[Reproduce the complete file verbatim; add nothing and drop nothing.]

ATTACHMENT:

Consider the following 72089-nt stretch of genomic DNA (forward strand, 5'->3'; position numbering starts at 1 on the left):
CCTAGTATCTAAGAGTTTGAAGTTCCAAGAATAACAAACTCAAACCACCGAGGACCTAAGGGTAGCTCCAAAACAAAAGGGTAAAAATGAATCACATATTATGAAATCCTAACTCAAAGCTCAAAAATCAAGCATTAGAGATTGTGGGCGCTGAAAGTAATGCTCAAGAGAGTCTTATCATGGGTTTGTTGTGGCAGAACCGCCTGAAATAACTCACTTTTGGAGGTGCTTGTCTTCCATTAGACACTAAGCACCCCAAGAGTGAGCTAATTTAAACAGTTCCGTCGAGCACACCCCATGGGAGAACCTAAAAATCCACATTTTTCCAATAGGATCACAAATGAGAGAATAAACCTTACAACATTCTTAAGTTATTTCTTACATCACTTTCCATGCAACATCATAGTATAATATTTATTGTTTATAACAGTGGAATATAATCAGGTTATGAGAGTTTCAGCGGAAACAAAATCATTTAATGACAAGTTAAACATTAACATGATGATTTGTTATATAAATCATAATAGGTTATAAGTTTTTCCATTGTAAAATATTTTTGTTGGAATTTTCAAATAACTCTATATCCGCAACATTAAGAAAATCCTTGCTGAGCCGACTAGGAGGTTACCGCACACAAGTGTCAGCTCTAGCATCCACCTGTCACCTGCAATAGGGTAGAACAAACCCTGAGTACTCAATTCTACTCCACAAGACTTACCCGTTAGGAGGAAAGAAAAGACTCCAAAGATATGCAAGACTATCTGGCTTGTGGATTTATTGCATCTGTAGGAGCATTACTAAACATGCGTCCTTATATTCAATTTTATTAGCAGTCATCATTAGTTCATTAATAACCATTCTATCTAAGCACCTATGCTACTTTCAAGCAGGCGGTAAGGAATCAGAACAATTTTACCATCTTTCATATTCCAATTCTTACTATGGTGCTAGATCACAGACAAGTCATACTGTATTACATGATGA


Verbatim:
Consider the following 72089-nt stretch of genomic DNA (forward strand, 5'->3'; position numbering starts at 1 on the left):
CCTAGTATCTAAGAGTTTGAAGTTCCAAGAATAACAAACTCAAACCACCGAGGACCTAAGGGTAGCTCCAAAACAAAAGGGTAAAAATGAATCACATATTATGAAATCCTAACTCAAAGCTCAAAAATCAAGCATTAGAGATTGTGGGCGCTGAAAGTAATGCTCAAGAGAGTCTTATCATGGGTTTGTTGTGGCAGAACCGCCTGAAATAACTCACTTTTGGAGGTGCTTGTCTTCCATTAGACACTAAGCACCCCAAGAGTGAGCTAATTTAAACAGTTCCGTCGAGCACACCCCATGGGAGAACCTAAAAATCCACATTTTTCCAATAGGATCACAAATGAGAGAATAAACCTTACAACATTCTTAAGTTATTTCTTACATCACTTTCCATGCAACATCATAGTATAATATTTATTGTTTATAACAGTGGAATATAATCAGGTTATGAGAGTTTCAGCGGAAACAAAATCATTTAATGACAAGTTAAACATTAACATGATGATTTGTTATATAAATCATAATAGGTTATAAGTTTTTCCATTGTAAAATATTTTTGTTGGAATTTTCAAATAACTCTATATCCGCAACATTAAGAAAATCCTTGCTGAGCCGACTAGGAGGTTACCGCACACAAGTGTCAGCTCTAGCATCCACCTGTCACCTGCAATAGGGTAGAACAAACCCTGAGTACTCAATTCTACTCCACAAGACTTACCCGTTAGGAGGAAAGAAAAGACTCCAAAGATATGCAAGACTATCTGGCTTGTGGATTTATTGCATCTGTAGGAGCATTACTAAACATGCGTCCTTATATTCAATTTTATTAGCAGTCATCATTAGTTCATTAATAACCATTCTATCTAAGCACCTATGCTACTTTCAAGCAGGCGGTAAGGAATCAGAACAATTTTACCATCTTTCATATTCCAATTCTTACTATGGTGCTAGATCACAGACAAGTCATACTGTATTACATGATGA